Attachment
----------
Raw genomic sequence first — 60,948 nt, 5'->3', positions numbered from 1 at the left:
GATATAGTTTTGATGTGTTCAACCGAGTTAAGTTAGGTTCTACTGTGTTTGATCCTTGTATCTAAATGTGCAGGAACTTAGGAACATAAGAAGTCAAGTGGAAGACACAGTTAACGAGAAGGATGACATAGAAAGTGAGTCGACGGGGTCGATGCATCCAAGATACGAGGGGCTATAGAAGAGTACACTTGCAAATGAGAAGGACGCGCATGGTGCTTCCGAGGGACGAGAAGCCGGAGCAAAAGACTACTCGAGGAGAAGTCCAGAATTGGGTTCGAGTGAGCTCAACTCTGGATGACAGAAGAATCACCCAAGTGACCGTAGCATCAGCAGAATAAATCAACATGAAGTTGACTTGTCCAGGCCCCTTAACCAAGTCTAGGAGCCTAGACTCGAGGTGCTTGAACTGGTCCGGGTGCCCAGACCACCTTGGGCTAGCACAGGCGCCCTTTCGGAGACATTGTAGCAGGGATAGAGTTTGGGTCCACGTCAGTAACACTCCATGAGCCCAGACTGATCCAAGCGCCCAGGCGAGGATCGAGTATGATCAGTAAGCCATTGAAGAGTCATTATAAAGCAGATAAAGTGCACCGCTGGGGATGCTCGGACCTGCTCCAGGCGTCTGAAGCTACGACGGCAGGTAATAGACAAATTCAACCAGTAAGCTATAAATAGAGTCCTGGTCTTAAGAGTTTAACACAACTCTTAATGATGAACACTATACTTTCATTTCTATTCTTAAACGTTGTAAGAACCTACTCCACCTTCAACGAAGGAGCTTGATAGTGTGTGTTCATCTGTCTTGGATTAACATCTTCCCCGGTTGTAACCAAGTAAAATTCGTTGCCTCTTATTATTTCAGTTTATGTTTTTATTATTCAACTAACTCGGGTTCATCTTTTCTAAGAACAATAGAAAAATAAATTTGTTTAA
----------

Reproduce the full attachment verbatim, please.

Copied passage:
Raw genomic sequence first — 60,948 nt, 5'->3', positions numbered from 1 at the left:
GATATAGTTTTGATGTGTTCAACCGAGTTAAGTTAGGTTCTACTGTGTTTGATCCTTGTATCTAAATGTGCAGGAACTTAGGAACATAAGAAGTCAAGTGGAAGACACAGTTAACGAGAAGGATGACATAGAAAGTGAGTCGACGGGGTCGATGCATCCAAGATACGAGGGGCTATAGAAGAGTACACTTGCAAATGAGAAGGACGCGCATGGTGCTTCCGAGGGACGAGAAGCCGGAGCAAAAGACTACTCGAGGAGAAGTCCAGAATTGGGTTCGAGTGAGCTCAACTCTGGATGACAGAAGAATCACCCAAGTGACCGTAGCATCAGCAGAATAAATCAACATGAAGTTGACTTGTCCAGGCCCCTTAACCAAGTCTAGGAGCCTAGACTCGAGGTGCTTGAACTGGTCCGGGTGCCCAGACCACCTTGGGCTAGCACAGGCGCCCTTTCGGAGACATTGTAGCAGGGATAGAGTTTGGGTCCACGTCAGTAACACTCCATGAGCCCAGACTGATCCAAGCGCCCAGGCGAGGATCGAGTATGATCAGTAAGCCATTGAAGAGTCATTATAAAGCAGATAAAGTGCACCGCTGGGGATGCTCGGACCTGCTCCAGGCGTCTGAAGCTACGACGGCAGGTAATAGACAAATTCAACCAGTAAGCTATAAATAGAGTCCTGGTCTTAAGAGTTTAACACAACTCTTAATGATGAACACTATACTTTCATTTCTATTCTTAAACGTTGTAAGAACCTACTCCACCTTCAACGAAGGAGCTTGATAGTGTGTGTTCATCTGTCTTGGATTAACATCTTCCCCGGTTGTAACCAAGTAAAATTCGTTGCCTCTTATTATTTCAGTTTATGTTTTTATTATTCAACTAACTCGGGTTCATCTTTTCTAAGAACAATAGAAAAATAAATTTGTTTAA